Sunday, March 24, 2013

Proposed Requirements for Pharmacies that Compound Medications--Petition to Be Sent to California Board of Pharmacy

Re: Proposed Requirements for Pharmacies that Compound Medications

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Board of Pharmacy
Attn: Karen Cates (Proposed Compounding Regulation)
1625 N. Market Blvd. N219
Sacramento, CA 95834
Fax: (916) 574-8618

Re: Proposed Requirements for Pharmacies that Compound Medications

Dear Board of Pharmacy Members:

The Sacramento Valley Society of Health-System Pharmacists(SVSHP) represents the local Sacramento Valley Pharmacist members of the California Society of Health-System Pharmacists (CSHP).

We, the undersigned SVSHP members support CSHP in its message to the Board of Pharmacy and its concerns regarding sections of the proposed compounding regulations that pertain to new labeling and pharmacy record requirements with regard to certain compounded IV medications that would inevitably delay treatment to the direst of patients.

It is common practice for a pharmacy in an acute care facility to prepare emergency compounded medications for the treatment of heart attack, stroke, and other life-threatening situations. Such patients require one-time and immediate-use (STAT) medications, such as alteplase, epinephrine, or diltiazem for treatment. CSHP members are concerned that the added documentation requirements for both the label and pharmacy log will delay the preparation and delivery of these one-time and immediate-use medications; therefore, placing the patient at risk without any additional benefit to patient safety and care.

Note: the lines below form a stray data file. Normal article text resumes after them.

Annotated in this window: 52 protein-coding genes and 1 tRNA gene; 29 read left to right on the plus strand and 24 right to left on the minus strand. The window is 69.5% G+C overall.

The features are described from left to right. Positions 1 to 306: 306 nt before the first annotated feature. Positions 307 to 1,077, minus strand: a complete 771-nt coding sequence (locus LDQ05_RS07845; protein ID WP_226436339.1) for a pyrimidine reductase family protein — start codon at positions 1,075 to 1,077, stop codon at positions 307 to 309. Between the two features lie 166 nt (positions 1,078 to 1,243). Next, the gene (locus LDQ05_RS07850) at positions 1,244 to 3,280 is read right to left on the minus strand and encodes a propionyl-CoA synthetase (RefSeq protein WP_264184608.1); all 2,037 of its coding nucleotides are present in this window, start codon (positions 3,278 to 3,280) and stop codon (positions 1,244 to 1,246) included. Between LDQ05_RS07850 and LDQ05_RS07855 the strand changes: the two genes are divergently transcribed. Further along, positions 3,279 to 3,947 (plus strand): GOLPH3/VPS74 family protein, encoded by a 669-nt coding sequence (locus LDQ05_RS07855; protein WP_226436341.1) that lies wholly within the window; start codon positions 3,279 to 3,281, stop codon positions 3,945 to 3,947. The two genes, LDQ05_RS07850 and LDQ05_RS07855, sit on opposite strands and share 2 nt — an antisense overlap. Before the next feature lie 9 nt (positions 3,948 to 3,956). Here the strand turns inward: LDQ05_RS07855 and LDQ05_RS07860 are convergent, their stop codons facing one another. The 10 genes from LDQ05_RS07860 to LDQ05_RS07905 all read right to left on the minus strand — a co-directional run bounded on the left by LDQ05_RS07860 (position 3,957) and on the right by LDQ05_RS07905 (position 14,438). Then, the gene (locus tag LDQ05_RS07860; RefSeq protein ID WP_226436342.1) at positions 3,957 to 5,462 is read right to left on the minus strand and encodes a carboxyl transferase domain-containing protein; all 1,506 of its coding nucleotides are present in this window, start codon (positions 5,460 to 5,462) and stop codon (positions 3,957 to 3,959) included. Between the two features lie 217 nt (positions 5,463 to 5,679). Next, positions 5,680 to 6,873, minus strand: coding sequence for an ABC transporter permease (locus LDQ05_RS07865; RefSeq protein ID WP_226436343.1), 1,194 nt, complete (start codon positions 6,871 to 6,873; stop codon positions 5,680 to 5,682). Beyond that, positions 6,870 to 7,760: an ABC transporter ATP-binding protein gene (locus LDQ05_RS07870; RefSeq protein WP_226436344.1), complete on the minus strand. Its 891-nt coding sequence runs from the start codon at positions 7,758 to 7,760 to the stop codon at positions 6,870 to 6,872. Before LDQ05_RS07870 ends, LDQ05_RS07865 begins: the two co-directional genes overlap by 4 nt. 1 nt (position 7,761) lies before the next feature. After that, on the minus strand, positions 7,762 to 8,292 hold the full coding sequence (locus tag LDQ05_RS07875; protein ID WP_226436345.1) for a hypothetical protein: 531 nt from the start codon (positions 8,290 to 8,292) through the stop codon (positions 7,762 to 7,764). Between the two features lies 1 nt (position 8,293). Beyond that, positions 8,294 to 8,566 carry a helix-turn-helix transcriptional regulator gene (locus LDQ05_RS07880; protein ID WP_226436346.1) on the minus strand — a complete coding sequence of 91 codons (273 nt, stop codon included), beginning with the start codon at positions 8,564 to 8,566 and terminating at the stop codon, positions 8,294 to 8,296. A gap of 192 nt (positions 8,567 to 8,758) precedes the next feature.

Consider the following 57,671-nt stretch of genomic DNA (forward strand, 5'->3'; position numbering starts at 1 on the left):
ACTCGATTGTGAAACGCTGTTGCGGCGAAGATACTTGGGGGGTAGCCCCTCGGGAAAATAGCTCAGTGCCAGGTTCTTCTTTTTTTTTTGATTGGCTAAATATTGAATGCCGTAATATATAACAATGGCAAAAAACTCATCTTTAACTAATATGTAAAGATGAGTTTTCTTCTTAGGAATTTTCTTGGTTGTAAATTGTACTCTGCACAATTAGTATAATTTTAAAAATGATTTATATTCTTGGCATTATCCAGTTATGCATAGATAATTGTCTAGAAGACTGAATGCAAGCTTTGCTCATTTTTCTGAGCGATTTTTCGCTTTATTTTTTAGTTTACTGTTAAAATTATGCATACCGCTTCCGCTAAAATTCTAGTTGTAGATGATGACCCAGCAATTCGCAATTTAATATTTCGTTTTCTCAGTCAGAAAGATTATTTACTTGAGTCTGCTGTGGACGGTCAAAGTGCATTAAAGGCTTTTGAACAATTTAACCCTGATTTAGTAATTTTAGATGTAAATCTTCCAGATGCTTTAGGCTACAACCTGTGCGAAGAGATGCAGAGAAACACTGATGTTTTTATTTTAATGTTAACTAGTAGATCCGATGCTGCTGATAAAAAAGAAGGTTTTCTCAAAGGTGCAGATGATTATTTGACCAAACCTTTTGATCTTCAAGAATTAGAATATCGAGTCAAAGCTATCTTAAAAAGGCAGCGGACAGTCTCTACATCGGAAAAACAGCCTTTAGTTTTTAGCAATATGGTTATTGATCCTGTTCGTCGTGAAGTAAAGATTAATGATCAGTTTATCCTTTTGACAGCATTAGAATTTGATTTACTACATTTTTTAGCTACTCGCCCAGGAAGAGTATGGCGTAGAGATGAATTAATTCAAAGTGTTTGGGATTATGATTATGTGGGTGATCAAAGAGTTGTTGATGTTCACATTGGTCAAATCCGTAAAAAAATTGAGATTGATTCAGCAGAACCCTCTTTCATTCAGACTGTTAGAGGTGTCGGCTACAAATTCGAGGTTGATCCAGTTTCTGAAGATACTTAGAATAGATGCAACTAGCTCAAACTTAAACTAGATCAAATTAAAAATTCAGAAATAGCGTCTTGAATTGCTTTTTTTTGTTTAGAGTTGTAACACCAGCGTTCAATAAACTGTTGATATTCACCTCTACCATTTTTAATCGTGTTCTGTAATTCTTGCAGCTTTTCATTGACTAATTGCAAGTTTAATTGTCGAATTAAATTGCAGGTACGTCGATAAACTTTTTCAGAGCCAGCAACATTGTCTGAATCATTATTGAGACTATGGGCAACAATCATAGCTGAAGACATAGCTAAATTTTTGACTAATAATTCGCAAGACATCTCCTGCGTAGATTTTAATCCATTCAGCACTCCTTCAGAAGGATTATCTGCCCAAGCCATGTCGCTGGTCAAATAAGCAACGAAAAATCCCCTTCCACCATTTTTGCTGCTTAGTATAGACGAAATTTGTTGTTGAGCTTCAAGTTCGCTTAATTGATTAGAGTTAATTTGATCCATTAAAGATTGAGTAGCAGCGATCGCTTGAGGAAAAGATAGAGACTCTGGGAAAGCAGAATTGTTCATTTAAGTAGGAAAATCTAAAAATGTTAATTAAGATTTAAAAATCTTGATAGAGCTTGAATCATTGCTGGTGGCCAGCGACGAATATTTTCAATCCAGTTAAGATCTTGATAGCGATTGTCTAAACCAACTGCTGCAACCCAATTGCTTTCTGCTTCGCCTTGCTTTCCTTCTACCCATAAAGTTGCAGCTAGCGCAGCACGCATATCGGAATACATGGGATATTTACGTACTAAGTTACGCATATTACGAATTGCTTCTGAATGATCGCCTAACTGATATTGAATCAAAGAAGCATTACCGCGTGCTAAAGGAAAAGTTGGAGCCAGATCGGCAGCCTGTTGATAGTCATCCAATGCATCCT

CSHP fails to see the advantage in delaying treatment for patients with critical conditions to record the pharmacy reference number or lot number on the label of each dispensed IV and the additional information in the pharmacy log when such labeling and recordkeeping requirements are primarily intended to be used in the event of a medication recall. CSHP believes that such information would be obsolete in situations where patients are in need of one-time and immediate-use compounded products as any future recall of these products would be moot as the IV would be already administered to the patient.

As the proposed regulations stand now, every STAT compounded medication with life-saving potential prepared by a pharmacist during cardiac resuscitation, in the emergency department, in the operating rooms, or in other critical care areas would be delayed a few minutes longer to assure logging, assignment, and labeling of the IV bag with a pharmacy lot number.

Exempting immediate-use and one-time sterile products from some regulations has been done before. The recently updated United States Pharmacopeial Convention (USP) Chapter 797 has a special section related to Immediate-Use Compounded Sterile Products as the immediate-use provision is intended only for those situations where there is a need for emergency or immediate patient administration of a compounded product.

As it relates to the preparation of one-time and immediateuse injectable products in acute care facilities, CSHP requests all proposed additional pharmacy record requirements be exempted from the pharmacy records. CSHP also requests an exemption of having to record the pharmacy reference number or lot number on the label for one-time and immediate-use IV medications. CSHP believes that an exemption from additional record keeping requirements would be best to ensure that patients in acute care facilities with one-time and immediate-use needs are treated in a safe and appropriate timeframe.

These exemptions in STAT situations will certainly benefit and prolong patients lives as they receive compounded medications urgently. CSHP hopes the following suggestions will help to meet our shared goal of better and safer patient care, and appreciate the boards willingness to consider our requests. 

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